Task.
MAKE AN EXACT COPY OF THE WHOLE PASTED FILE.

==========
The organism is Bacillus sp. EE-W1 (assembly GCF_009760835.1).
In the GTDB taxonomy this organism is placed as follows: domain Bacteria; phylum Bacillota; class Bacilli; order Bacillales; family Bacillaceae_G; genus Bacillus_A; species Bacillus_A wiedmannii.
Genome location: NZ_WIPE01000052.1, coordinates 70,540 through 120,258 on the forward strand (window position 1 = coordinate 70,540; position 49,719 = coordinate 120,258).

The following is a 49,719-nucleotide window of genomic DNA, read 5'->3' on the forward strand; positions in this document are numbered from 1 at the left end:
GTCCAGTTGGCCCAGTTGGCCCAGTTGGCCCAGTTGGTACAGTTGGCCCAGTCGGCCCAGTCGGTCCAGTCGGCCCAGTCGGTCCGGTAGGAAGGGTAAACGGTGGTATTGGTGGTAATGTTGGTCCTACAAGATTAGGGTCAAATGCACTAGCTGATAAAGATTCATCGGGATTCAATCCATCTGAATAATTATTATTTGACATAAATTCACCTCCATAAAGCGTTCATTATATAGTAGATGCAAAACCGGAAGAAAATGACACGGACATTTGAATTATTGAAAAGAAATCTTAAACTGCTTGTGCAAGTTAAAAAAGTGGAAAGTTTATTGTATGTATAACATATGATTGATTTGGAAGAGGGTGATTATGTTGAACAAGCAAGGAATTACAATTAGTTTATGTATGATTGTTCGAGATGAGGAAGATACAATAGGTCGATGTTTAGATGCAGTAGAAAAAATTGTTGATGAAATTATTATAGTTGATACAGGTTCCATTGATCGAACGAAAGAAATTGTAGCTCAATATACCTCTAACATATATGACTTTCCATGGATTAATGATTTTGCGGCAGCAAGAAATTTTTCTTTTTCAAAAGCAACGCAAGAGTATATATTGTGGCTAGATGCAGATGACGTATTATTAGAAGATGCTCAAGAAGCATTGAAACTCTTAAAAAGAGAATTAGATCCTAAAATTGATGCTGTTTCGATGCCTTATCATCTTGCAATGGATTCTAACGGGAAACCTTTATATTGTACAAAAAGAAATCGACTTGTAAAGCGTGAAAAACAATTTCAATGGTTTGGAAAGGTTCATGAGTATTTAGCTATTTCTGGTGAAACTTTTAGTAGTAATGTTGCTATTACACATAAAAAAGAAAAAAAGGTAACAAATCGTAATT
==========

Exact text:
The organism is Bacillus sp. EE-W1 (assembly GCF_009760835.1).
In the GTDB taxonomy this organism is placed as follows: domain Bacteria; phylum Bacillota; class Bacilli; order Bacillales; family Bacillaceae_G; genus Bacillus_A; species Bacillus_A wiedmannii.
Genome location: NZ_WIPE01000052.1, coordinates 70,540 through 120,258 on the forward strand (window position 1 = coordinate 70,540; position 49,719 = coordinate 120,258).

The following is a 49,719-nucleotide window of genomic DNA, read 5'->3' on the forward strand; positions in this document are numbered from 1 at the left end:
GTCCAGTTGGCCCAGTTGGCCCAGTTGGCCCAGTTGGTACAGTTGGCCCAGTCGGCCCAGTCGGTCCAGTCGGCCCAGTCGGTCCGGTAGGAAGGGTAAACGGTGGTATTGGTGGTAATGTTGGTCCTACAAGATTAGGGTCAAATGCACTAGCTGATAAAGATTCATCGGGATTCAATCCATCTGAATAATTATTATTTGACATAAATTCACCTCCATAAAGCGTTCATTATATAGTAGATGCAAAACCGGAAGAAAATGACACGGACATTTGAATTATTGAAAAGAAATCTTAAACTGCTTGTGCAAGTTAAAAAAGTGGAAAGTTTATTGTATGTATAACATATGATTGATTTGGAAGAGGGTGATTATGTTGAACAAGCAAGGAATTACAATTAGTTTATGTATGATTGTTCGAGATGAGGAAGATACAATAGGTCGATGTTTAGATGCAGTAGAAAAAATTGTTGATGAAATTATTATAGTTGATACAGGTTCCATTGATCGAACGAAAGAAATTGTAGCTCAATATACCTCTAACATATATGACTTTCCATGGATTAATGATTTTGCGGCAGCAAGAAATTTTTCTTTTTCAAAAGCAACGCAAGAGTATATATTGTGGCTAGATGCAGATGACGTATTATTAGAAGATGCTCAAGAAGCATTGAAACTCTTAAAAAGAGAATTAGATCCTAAAATTGATGCTGTTTCGATGCCTTATCATCTTGCAATGGATTCTAACGGGAAACCTTTATATTGTACAAAAAGAAATCGACTTGTAAAGCGTGAAAAACAATTTCAATGGTTTGGAAAGGTTCATGAGTATTTAGCTATTTCTGGTGAAACTTTTAGTAGTAATGTTGCTATTACACATAAAAAAGAAAAAAAGGTAACAAATCGTAATT